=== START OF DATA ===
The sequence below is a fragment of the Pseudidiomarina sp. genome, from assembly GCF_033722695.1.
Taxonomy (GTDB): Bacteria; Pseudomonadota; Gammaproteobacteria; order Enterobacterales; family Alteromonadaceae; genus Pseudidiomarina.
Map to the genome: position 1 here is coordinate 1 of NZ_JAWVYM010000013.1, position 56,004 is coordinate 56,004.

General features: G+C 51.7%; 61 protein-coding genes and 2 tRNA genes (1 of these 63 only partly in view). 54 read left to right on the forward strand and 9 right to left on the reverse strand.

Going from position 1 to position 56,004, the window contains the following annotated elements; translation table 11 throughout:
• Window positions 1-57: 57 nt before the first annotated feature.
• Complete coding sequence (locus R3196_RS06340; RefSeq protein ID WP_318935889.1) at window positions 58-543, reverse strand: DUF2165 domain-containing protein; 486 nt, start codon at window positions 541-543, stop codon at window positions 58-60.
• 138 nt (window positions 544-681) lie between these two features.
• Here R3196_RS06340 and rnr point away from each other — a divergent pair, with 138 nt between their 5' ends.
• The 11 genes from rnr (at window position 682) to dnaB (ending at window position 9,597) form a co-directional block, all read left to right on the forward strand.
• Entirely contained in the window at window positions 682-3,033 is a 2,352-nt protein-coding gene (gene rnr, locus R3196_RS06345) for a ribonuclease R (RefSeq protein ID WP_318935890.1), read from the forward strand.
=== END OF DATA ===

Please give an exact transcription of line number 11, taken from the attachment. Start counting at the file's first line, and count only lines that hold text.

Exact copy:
• Entirely contained in the window at window positions 682-3,033 is a 2,352-nt protein-coding gene (gene rnr, locus R3196_RS06345) for a ribonuclease R (RefSeq protein ID WP_318935890.1), read from the forward strand.